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“NAJIA” STORY: A WHATSAPP SUPPORT GROUP FOR PATIENTS WITH BREAST CANCER

By Annie Keller

Published August 13, 2020

One of the greatest boons of the internet is that it can connect people in unusual but similar circumstances. Social media in particular is a great tool for this. In a recent issue of Innovations in Digital Health, Diagnostics, and Biomarkers, Atlal Abusanad shared a story about a social media support group on WhatsApp ..

Abusanad A. ” Najia ” story: a WhatsApp support group for patients with breast cancer Innov Dig Health Diagn Bio . 2020; Epub ahead of print.

DOI: 10.36401 / IDDB-20-01 .

Abusanad discusses the popularity of social media in Saudi Arabia – 68% of the population uses some form of social media for an average of 3 hours a day. Many women in the country are not willing to talk about their cancer diagnosis. In 2016, to see if social media is a place where those barriers can be broken down, Dr. Abusanad created a WhatsApp group for women with breast cancer in Saudi Arabia. The group, called “Najia” (Arabic for “lady survivor”), began with a group of 10 and currently has more than 160 members.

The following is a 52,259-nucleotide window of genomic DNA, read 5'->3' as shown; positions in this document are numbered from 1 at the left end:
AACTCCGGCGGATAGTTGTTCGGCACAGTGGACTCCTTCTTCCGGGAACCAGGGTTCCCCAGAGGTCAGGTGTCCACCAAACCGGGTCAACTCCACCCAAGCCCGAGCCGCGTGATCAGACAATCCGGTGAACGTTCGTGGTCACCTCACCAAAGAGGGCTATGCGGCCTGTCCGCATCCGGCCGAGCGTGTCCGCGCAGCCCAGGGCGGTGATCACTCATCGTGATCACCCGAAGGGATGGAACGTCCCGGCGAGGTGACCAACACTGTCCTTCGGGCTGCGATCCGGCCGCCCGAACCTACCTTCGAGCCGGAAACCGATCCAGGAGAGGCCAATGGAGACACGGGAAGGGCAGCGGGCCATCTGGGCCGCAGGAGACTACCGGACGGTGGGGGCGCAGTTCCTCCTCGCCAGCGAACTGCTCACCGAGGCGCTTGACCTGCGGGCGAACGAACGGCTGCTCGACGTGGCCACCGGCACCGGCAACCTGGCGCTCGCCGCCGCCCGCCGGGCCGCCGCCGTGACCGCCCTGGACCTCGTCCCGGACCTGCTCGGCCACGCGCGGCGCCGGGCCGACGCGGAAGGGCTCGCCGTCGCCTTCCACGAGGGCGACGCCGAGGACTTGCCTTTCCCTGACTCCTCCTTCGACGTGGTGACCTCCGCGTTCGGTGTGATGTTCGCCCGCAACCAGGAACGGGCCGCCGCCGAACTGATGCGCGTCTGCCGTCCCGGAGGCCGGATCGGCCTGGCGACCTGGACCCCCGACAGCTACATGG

Several issues that would be difficult to talk about in person, even in more open countries, are regular topics of discussion in the group.  Members recount side effects of treatments and how to deal with them and such difficulties as in sexual functioning.  The group’s ultimate purpose is multi-factored.  By bringing together a group of women sharing a common experience, they can learn they are not alone in whatever they are currently dealing with.  If a particular “miracle cure” is recommended to a member by friends or relatives, other members can fact check the claims made.  Such mundane things as where to buy wigs, headwear, scarves, and underwear that is comfortable to patients with cancer are also shared.

In any group devoted to those with a potentially fatal illness, there will be deaths. The group appears to cope with these as well as could be expected; while there is sadness among members, it is accepted as a matter of course.

Are internet support groups going to replace in person ones? If they do, it will not happen widely for a while. The need for an anonymous place where those with a condition can commiserate with others and provide solidarity and support is clearly needed and will continue to grow.

Image credit: “File:Wikinews chat favicon.svg” by File:Chat Flat Icon.svg: VideoPlasty File:Wikinews favicon.svg: *File:Wikinews-logo.svg: Vectorization: Simon 01:05, 2 August 2006 (UTC) Updated by Time3000 17 April 2007 to use official Wikinews colours and appear correctly on dark backgrounds. Originally uploaded by Simon. derivative work Diego Grez derivative work: Kaganer is licensed under CC BY-SA 3.0

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